Elder abuse and neglect
Seniors today are more active, independent, and in better health than ever before. However, as the population of seniors grows, so does the epidemic of elder abuse and neglect.
Types of abuse and neglect
Sexual abuse is defined as nonconsensual contact of any kind with an elder/dependent person. Sexual contact with any person incapable of giving consent is also considered sexual abuse. It includes unwanted touching and all types of sexual assault or battery.
Physical abuse is defined as the use of physical force that may result in bodily injury, physical pain, or impairment. The inappropriate use of drugs and physical restraints, force-feeding, and physical punishment of any kind are also examples of physical abuse.
Psychological or emotional abuse is the infliction of anguish, pain, or distress through verbal or nonverbal acts. Treating an elder/dependent person like an infant; isolating an elder/dependent person from their family, friends, or regular activities; giving an elder/dependent person the "silent treatment" and enforced social isolation are examples of emotional/psychological abuse.
Neglect typically means the refusal or failure to provide an elderly person or dependent adult with such life necessities as food, water, clothing, shelter, personal hygiene, medicine, comfort, personal safety, and other essentials included in an implied or agreed-upon responsibility to an elder or dependent adult.
Financial or material exploitation is defined as the illegal or improper use of an elder/dependent adult's funds, property, or assets.
What you can do to help prevent abuse of a vulnerable adult
- Keep a watchful eye out for family, friends, and neighbors who may be vulnerable.
- Understand that abuse can happen to anyone and know what to look for.
- Speak up if you have concerns. Trust your instincts!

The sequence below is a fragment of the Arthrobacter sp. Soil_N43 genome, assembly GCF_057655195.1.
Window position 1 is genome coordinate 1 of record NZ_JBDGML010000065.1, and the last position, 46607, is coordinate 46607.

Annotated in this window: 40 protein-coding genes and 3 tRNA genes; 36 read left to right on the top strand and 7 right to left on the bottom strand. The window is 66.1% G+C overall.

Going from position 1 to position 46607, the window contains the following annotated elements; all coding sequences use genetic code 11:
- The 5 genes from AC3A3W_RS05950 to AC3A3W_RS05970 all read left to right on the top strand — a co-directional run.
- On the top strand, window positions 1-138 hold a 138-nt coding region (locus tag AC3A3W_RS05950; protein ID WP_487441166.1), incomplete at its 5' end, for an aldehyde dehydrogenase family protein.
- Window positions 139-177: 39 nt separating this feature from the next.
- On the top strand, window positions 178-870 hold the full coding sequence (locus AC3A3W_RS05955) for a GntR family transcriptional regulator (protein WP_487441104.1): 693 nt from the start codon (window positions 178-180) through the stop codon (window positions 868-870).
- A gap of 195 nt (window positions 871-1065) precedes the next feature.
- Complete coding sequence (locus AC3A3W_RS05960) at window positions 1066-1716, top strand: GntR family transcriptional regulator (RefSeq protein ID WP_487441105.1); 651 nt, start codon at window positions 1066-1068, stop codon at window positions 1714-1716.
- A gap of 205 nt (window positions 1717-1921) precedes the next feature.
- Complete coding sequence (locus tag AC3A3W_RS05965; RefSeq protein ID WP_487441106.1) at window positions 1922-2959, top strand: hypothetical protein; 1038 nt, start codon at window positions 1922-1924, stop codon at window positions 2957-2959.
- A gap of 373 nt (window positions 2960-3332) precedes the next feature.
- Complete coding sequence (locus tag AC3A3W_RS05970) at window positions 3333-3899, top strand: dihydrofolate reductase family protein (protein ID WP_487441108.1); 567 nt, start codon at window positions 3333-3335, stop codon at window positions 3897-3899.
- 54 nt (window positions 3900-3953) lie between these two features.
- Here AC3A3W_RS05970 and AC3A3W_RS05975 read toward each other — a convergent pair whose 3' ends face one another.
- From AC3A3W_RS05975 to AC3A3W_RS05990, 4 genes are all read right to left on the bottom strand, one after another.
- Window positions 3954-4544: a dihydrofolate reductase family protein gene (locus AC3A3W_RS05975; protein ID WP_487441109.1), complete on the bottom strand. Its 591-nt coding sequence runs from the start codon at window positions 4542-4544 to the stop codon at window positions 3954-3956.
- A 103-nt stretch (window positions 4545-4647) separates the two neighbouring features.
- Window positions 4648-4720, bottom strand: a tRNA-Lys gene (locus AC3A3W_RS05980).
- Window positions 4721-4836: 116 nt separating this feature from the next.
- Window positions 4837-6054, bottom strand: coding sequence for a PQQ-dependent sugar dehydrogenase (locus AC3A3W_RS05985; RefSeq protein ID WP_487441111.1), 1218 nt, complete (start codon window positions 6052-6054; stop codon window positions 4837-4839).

- Find ways to limit the person's isolation if that is an issue. Discuss options with him/her or encourage him/her to contact someone who can.
- Report any suspicions you have of abuse.
- Spread the word. Share what you’ve learned.
Excerpted in part by the Washington Dept. of Social and Health Services from 15 Questions and Answers about Elder Abuse - National Center on Elder Abuse
What you can do to help prevent abuse if you are a vulnerable adult
- Stay busy and engaged in life.
- Do not become isolated from others or favorite activities.
- Don’t allow anyone else to isolate you in any way
- Take good care of yourself for life. Older adults in declining health can become more vulnerable to abuse.
- Maintain regular medical and dental appointments and take care of your personal needs.
- Assert your right to be treated with dignity and respect. Be clear about what you will and will not tolerate and set boundaries.
- Know your legal rights.
- Trust your instincts. Ask for help if you need it.
- Cultivate a strong support network of family and friends who are concerned about your well-being.
- If living with another, have your own phone. Send and open your own mail.
- When you need help, ask a trusted friend, attorney, family member or physician before you act.
What to do
If you witness elder or dependent adult abuse, call 9-1-1.
To report abuse or neglect of a vulnerable adult in Washington State, call the DSHS 24-hour hotline at 1-866-363-4276.
Prosecutor’s Office Elder Abuse Project
The project addresses the abuse of vulnerable adults, a population that includes disabled adults as well as the elderly.
Sound Generations (formerly Senior Services Of King County) is the largest non-profit agency serving older people in
DSHS Adult Abuse
Site includes information about recognizing, reporting, and preventing abuse and neglect.